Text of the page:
Brutal schedule helping Olympia boys hoops to improve
| 10:07 a.m. December 11, 2014
OCOEE — Olympia High School is quickly becoming a difficult boys varsity basketball team to play.
And that suits first-year Titans head coach Matt Wheeler just fine.
This year marks a new era at Olympia with former coach Mark Griseck now across town at Apopka High. Wheeler is in the process of transitioning from girls basketball — where he spent last season directing the varsity team at Olympia — to the boys game amid a challenging early schedule.
The Titans played November road contests at two-time defending Class 4A state champion Lake Highland Prep and rival Dr. Phillips. They also dropped a four-point overtime decision to defending 2A state champion Orlando Christian Prep at the fifth annual Metro vs. Florida Challenge, before opening their Class 8A District 3 schedule last week with single-digit setbacks to Evans (71-62) and Ocoee (77-69).
Olympia departed Ocoee High Dec. 5 with a 1-5 overall mark, but Wheeler appreciated his team’s resilience against a talented Knights squad that extended its season-opening winning streak to six games.
“We’ve been playing a lot of tough teams, and sometimes, that’s good, because it kind of reveals our character and who we are,” Wheeler said. “The truth comes out, and we’ve got to assess where we are and whether we’re going to keep stepping up. But we’re fighting — we’ve been fighting every game — and the last few have shown that we’re getting better every game.”
Olympia will have several more opportunities to progress this month, with six games on tap prior to a scheduled appearance at Vero Beach High’s 32nd annual Holiday Hoopla Tournament (Dec. 27 to 30). The Titans faced Trinity Prep and Apopka to open this week — results were unavailable at press time — in advance of a Dec. 12 home game against district rival West Orange.
“Every team has to go through the storm phase where you learn who you are and, once you weather that, you go forward,” Wheeler said. “And we’re just trying to develop.”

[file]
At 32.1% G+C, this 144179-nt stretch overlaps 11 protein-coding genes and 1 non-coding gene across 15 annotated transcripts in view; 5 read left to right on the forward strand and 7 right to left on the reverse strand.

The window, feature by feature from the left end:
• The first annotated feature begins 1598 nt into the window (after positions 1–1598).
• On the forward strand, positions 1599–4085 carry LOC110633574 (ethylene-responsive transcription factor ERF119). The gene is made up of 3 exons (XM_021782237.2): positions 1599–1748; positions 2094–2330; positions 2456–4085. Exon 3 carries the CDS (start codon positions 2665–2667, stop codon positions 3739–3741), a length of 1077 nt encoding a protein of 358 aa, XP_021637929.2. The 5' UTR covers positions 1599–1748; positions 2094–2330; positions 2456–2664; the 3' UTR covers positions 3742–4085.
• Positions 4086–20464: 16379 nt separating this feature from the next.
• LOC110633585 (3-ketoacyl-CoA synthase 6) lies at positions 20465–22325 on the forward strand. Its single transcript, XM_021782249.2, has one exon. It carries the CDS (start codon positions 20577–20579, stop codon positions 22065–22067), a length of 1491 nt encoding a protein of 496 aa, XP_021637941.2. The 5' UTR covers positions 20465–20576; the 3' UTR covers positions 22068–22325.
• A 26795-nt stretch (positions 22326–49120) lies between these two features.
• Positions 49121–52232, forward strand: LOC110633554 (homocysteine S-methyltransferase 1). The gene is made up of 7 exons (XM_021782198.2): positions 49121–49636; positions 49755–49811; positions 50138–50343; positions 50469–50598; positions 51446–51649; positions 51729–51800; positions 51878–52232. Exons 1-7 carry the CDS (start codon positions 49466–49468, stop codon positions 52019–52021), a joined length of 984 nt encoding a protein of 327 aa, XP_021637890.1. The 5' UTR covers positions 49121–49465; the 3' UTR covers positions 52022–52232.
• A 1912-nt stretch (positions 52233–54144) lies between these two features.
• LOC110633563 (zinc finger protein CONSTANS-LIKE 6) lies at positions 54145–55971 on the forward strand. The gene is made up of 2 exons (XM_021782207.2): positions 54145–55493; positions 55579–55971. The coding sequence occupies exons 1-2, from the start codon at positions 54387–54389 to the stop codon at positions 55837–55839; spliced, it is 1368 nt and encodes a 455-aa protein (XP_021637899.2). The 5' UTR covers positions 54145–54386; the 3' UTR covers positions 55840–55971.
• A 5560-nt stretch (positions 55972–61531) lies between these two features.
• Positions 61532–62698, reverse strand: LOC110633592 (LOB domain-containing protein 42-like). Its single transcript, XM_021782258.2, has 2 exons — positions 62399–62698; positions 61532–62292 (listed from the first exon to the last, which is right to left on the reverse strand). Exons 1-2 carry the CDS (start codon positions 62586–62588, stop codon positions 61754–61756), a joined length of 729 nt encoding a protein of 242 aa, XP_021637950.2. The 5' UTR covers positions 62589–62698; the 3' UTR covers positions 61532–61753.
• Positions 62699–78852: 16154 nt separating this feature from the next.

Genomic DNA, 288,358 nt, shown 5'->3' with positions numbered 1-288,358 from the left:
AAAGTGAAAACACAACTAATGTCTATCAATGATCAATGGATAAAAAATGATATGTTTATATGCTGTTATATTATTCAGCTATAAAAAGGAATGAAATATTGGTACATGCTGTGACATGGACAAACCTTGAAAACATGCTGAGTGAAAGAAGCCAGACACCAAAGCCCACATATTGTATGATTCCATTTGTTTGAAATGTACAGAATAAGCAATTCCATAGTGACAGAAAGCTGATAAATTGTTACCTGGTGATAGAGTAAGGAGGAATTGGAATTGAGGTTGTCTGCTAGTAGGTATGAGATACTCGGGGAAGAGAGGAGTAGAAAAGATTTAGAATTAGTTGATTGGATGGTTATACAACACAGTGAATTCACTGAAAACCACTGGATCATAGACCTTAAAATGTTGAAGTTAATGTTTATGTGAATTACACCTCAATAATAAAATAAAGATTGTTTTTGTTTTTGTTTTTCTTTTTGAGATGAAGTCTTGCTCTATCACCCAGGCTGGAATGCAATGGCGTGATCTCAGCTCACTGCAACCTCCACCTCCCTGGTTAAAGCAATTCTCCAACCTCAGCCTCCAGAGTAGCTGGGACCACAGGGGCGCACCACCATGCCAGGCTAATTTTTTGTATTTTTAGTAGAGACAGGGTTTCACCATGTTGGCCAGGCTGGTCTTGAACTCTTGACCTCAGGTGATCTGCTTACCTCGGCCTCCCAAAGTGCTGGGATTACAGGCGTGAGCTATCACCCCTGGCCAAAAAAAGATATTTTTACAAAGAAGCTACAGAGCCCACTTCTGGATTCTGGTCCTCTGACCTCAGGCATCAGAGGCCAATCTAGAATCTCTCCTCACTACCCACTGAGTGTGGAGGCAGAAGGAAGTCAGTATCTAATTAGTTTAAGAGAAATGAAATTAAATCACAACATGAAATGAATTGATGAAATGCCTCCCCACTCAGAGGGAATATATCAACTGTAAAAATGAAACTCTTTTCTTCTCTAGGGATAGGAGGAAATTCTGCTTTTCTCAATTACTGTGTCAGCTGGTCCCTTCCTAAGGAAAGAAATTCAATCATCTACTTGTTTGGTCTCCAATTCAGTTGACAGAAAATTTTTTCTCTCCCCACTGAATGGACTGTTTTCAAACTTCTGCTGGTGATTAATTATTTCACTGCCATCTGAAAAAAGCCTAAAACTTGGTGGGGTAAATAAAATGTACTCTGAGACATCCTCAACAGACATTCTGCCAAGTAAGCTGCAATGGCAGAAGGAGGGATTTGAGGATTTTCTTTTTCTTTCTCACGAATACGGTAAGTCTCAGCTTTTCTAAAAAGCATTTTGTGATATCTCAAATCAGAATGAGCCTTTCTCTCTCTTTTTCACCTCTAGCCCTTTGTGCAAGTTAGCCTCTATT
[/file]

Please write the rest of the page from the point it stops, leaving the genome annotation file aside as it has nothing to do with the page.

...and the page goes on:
Olympia faced an early 12-point deficit against Grant Riller-led Ocoee. But the Titans scored 24 points during the last 7 minutes, 5 seconds, of the first half to close within 33-29 at intermission, as Carl Cooper fueled the comeback with three baskets from behind the arc.
“(The Knights) are a great team, and they’re athletic,” Wheeler said. “We couldn’t make any mistakes, especially getting back in transition and with our communication, and every time we did, they made us pay for it.”
Ocoee gradually built a 71-58 lead with just over three minutes remaining, before Olympia closed the game with an 11-6 run. Riller (who signed last month with the College of Charleston) scored Ocoee’s final six points to keep the Titans at bay, but Wheeler liked his team’s offensive execution with the outcome seemingly decided.
“I really liked how we played at the end offensively,” he said. “I just want to move, cut and play fast, and we’ve been stagnant. That’s kind of the first time it finally started clicking, and it took us being down to fight back and kind of see what we can do.”
Seniors Scott Barbour and Cooper and impressive freshman Ronaldo Segu give Olympia a formidable trio of guards who can handle the ball. They also combined for 84% of the Titans’ points against Ocoee.
“That’s how we want to play: I want to keep driving and kicking it out,” Wheeler said. “If it’s open, shoot the three or drive to the basket. I’ve got a lot of interchangeable players, so whoever’s open can get it going. If they’re being guarded, they can pass it to the next guy.”
Wheeler has opted to use Segu and fellow freshman Dejuan Lockett in the starting lineup. Lockett, an athletic 6-foot-4-inch forward, totaled 19 points and 13 rebounds against OCP.
“Dejuan has been awesome, and we knew he was going to be good,” Wheeler said. “He’s developed a lot since playing (junior varsity) in the summer, and in the fall league, we kind of forced him into to some minutes. He was going to be a contributor, but now he’s a key guy.”
The same can be said for the 5-foot-11 Segu, who demonstrates strong play-making skills for a ninth-grader.
“The greatest thing about Ronaldo is he just wants to work,” Wheeler said. “He’s always in the gym working, and he wants to be great.”